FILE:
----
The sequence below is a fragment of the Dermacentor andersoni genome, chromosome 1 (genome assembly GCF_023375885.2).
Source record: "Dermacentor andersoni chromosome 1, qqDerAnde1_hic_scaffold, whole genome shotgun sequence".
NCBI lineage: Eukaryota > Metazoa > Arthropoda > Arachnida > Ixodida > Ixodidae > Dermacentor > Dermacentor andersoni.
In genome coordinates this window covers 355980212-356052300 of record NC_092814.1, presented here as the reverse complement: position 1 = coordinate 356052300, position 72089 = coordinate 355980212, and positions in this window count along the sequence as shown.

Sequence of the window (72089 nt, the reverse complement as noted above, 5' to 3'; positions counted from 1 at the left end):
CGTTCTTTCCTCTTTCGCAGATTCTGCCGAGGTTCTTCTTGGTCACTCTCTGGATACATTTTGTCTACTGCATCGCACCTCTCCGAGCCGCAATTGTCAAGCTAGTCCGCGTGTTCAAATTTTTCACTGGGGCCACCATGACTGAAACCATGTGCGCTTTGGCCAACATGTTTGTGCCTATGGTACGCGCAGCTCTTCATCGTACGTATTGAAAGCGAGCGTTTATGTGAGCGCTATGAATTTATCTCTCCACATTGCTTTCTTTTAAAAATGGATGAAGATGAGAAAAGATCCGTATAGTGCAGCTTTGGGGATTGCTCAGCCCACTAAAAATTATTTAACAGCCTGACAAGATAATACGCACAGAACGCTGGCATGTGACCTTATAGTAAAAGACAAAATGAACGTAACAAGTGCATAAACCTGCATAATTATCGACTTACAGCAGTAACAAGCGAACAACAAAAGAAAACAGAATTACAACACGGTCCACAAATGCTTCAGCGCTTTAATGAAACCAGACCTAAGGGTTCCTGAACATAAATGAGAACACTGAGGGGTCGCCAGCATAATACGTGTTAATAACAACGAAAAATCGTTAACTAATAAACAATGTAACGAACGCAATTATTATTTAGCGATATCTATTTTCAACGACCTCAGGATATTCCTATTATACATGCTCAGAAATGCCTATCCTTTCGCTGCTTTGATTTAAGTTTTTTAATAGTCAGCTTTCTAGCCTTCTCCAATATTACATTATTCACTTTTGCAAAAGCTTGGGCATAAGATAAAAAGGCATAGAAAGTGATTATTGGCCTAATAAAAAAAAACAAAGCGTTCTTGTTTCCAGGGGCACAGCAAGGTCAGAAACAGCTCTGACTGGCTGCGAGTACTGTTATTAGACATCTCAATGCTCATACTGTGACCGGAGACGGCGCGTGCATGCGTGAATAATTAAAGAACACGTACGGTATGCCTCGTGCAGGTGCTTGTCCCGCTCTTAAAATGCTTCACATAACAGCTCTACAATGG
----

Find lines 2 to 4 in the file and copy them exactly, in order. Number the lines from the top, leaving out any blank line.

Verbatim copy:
Source record: "Dermacentor andersoni chromosome 1, qqDerAnde1_hic_scaffold, whole genome shotgun sequence".
NCBI lineage: Eukaryota > Metazoa > Arthropoda > Arachnida > Ixodida > Ixodidae > Dermacentor > Dermacentor andersoni.
In genome coordinates this window covers 355980212-356052300 of record NC_092814.1, presented here as the reverse complement: position 1 = coordinate 356052300, position 72089 = coordinate 355980212, and positions in this window count along the sequence as shown.